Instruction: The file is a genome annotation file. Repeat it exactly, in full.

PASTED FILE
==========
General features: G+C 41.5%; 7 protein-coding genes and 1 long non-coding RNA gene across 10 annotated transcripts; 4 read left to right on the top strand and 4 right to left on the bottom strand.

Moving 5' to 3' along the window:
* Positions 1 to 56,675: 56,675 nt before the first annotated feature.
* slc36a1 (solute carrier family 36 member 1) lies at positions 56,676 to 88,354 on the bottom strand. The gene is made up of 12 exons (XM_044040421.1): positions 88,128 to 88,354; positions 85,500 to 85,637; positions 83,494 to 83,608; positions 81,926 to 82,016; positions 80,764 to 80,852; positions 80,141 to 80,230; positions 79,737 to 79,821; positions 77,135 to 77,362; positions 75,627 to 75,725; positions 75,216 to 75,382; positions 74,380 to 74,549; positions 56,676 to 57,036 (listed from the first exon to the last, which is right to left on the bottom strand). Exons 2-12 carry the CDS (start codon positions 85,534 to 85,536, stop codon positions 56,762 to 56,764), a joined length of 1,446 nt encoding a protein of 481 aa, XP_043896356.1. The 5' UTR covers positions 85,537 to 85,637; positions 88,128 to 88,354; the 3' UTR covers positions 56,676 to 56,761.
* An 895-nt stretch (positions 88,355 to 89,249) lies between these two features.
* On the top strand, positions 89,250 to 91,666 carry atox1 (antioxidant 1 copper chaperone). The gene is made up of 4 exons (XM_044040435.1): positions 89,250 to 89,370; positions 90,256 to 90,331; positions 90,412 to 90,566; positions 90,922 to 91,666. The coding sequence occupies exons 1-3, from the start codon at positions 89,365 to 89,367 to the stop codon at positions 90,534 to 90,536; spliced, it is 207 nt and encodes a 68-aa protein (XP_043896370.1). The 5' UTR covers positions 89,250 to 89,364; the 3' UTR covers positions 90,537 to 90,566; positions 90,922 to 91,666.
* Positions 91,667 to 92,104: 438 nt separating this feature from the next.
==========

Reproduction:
General features: G+C 41.5%; 7 protein-coding genes and 1 long non-coding RNA gene across 10 annotated transcripts; 4 read left to right on the top strand and 4 right to left on the bottom strand.

Moving 5' to 3' along the window:
* Positions 1 to 56,675: 56,675 nt before the first annotated feature.
* slc36a1 (solute carrier family 36 member 1) lies at positions 56,676 to 88,354 on the bottom strand. The gene is made up of 12 exons (XM_044040421.1): positions 88,128 to 88,354; positions 85,500 to 85,637; positions 83,494 to 83,608; positions 81,926 to 82,016; positions 80,764 to 80,852; positions 80,141 to 80,230; positions 79,737 to 79,821; positions 77,135 to 77,362; positions 75,627 to 75,725; positions 75,216 to 75,382; positions 74,380 to 74,549; positions 56,676 to 57,036 (listed from the first exon to the last, which is right to left on the bottom strand). Exons 2-12 carry the CDS (start codon positions 85,534 to 85,536, stop codon positions 56,762 to 56,764), a joined length of 1,446 nt encoding a protein of 481 aa, XP_043896356.1. The 5' UTR covers positions 85,537 to 85,637; positions 88,128 to 88,354; the 3' UTR covers positions 56,676 to 56,761.
* An 895-nt stretch (positions 88,355 to 89,249) lies between these two features.
* On the top strand, positions 89,250 to 91,666 carry atox1 (antioxidant 1 copper chaperone). The gene is made up of 4 exons (XM_044040435.1): positions 89,250 to 89,370; positions 90,256 to 90,331; positions 90,412 to 90,566; positions 90,922 to 91,666. The coding sequence occupies exons 1-3, from the start codon at positions 89,365 to 89,367 to the stop codon at positions 90,534 to 90,536; spliced, it is 207 nt and encodes a 68-aa protein (XP_043896370.1). The 5' UTR covers positions 89,250 to 89,364; the 3' UTR covers positions 90,537 to 90,566; positions 90,922 to 91,666.
* Positions 91,667 to 92,104: 438 nt separating this feature from the next.